Often it is just the words they select that give a “flavor” that is wrong. For instance, Faderman and Timmons seem to say that Don Slater agreed to sign a settlement agreement as if Dorr Legg didn’t have to sign the agreement too. And they imply that Don owed Dorr’s materials, when a reading of the settlement (which is on our website at www.tangentgroup.org, as is much of the material covered, including a famous speech by Dale Jennings that the authors mention but fails to cite) would show that mainly all Dorr got was the right to the name “ONE.” And they imply that Don held material and didn’t give it back till his death in 1997. In the first place, the notes of this history are full of material from ONE Institute, which would seem to say Dorr had the material — otherwise how would Faderman and Timmons have access to it? But Don Slater’s death was irrelevant since the material belongs to the Corporation and not to him as an individual.
A distinction that should be made is that ONE Institute is not ONE, Inc.
ONE, Inc. is owned by the funding arm of ONE, the Institute for the Study of Human Resources, so that any material in dispute would be ONE’s, not the Institute’s.
The authors seem to say that the internal problems in ONE were mainly between Don and Dorr (the only remaining, and equal, co-founders of ONE, Inc.) and only became problematic in 1965. The problem had actually been building for several years as former board members kept pointing out to Don. Many, such as Joe Hansen, were upset over Dorr’s behavior and attitude. As several told Don later, they had warned him. But until Legg attacked the magazine, Don just ignored the problem. But they pointed out that ethically only Don and Dorr had a right to decide what ONE would do since they were the reason it existed in the first place. And there were obviously two sides to the issues: Dorr was right that we needed to promote education with the education classes and that lousy Quarterly, etc. But they were local and money spent on the courses was not getting a return. Don was right that the magazine brought in the money and “educated” a national audience.
What I never understood is why this was an issue in 1965, since by the time Reed Erickson had come from Louisiana, as I had (and LSU as I had) and was funding our work by ISHR. Later Dorr would try to deceive the court and public by claiming that Don must have been mentally unstable to have moved the material and was not even a ONE employee at the time. Technically (although time would prove Don’s mental ability was better than Dorr’s) that was true, since once ISHR was started, Don and I were “moved” to ISHR, and paid by ISHR, so as to help cut the overhead at ONE.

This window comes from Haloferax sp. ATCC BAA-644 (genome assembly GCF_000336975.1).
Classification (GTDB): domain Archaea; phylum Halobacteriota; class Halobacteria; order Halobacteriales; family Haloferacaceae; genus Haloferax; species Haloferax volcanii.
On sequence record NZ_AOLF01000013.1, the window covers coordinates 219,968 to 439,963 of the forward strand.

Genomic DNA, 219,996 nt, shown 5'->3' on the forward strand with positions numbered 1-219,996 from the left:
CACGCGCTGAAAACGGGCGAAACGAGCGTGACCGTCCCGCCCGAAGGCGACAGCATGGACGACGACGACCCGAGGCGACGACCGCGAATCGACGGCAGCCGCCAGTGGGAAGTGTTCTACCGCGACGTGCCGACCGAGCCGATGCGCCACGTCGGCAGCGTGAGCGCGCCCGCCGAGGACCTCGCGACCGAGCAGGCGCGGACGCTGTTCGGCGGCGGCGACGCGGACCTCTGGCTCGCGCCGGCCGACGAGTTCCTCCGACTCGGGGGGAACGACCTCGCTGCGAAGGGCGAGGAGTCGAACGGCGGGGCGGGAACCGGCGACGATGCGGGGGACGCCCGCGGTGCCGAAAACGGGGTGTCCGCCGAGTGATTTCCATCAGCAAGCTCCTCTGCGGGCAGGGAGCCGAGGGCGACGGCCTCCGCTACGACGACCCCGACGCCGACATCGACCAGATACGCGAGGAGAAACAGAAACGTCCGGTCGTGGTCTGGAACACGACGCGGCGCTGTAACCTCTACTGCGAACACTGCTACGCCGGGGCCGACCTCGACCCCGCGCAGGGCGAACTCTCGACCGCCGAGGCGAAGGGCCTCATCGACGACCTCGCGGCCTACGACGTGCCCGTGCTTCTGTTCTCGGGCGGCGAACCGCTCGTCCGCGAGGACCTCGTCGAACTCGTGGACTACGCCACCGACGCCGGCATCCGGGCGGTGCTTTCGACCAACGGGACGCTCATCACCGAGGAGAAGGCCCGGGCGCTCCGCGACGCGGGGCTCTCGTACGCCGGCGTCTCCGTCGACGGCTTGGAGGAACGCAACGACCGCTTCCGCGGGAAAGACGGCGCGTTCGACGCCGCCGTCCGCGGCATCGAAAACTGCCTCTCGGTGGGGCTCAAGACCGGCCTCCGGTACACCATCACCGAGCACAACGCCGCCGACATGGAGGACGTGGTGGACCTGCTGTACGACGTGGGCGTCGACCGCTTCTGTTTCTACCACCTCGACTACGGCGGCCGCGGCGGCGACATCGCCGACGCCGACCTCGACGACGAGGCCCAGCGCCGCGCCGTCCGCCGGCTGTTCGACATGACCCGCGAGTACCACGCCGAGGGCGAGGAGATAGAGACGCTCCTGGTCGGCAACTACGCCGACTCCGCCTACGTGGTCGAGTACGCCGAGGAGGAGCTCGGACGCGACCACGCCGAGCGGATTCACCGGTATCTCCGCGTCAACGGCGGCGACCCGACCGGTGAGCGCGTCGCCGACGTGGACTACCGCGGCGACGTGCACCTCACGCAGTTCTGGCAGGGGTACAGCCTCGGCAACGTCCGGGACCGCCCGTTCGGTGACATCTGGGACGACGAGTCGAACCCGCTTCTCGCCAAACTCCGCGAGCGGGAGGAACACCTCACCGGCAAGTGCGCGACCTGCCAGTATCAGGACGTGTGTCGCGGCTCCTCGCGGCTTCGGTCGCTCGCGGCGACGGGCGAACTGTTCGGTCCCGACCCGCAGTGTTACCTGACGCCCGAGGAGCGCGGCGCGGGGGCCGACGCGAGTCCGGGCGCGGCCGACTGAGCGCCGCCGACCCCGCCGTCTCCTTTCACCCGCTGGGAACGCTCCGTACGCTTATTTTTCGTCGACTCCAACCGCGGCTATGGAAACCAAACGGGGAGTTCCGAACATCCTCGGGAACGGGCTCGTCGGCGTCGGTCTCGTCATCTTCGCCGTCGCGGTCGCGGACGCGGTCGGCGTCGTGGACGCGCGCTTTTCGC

When Dorr rigged the election in 1965 (to keep me from being elected to the board, which again was strange since up to that time I worked mainly with Dorr, not Don), Don knew he had to do something to save the work he had done since 1952. He consulted with an attorney and then acted. On Easter Sunday, 1965, a few of us (Don, Tony, Jano, Melvin, and I) moved ONE to Cahuenga Blvd West. Dorr refused to try to compromise, and Jim Kepner got what may have been a “deciding” vote, Chet Sampson’s, to go to Dorr by telling him Don would not last a month — another bit of evidence that even good people can be wrong — and thus Jim Schneider’s attempt to get a settlement was killed. As a reward for his good effort, Dorr kicked him off ONE’s board.
Dorr filed a lawsuit to recover ONE’s materials. His attorney, Hillel Chodos, was misinformed from the start, but then blundered and got the judge mad at him, and our attorney, Ed Raiden (and Lequita McKay) was doing a good job, so the judge made it plain he was not going to waste much time on this frivolous case, and the attorneys decided to work fast on a settlement, which they did and the judge approved.
Dorr immediately violated the settlement by issuing a claim that we were crooks and he had won. One day, he and I were sitting on the floor in our office on Cahuenga dividing books we were going to give him, and the next we stopped all contact. We did NOT give up the right to use the name “ONE.” Since The Tangent Group (a dba) had incorporated in the name of the Homosexual Information Center, and was the first honest homosexual organization gain tax-exemption, we continued to operate as ONE for tax purposes, until we closed the Book Service years later. Government agencies knew and understood the two ONEs, and we had no problem. I think later there was also a third ONE, since the center in Long Beach at first was also called “ONE.”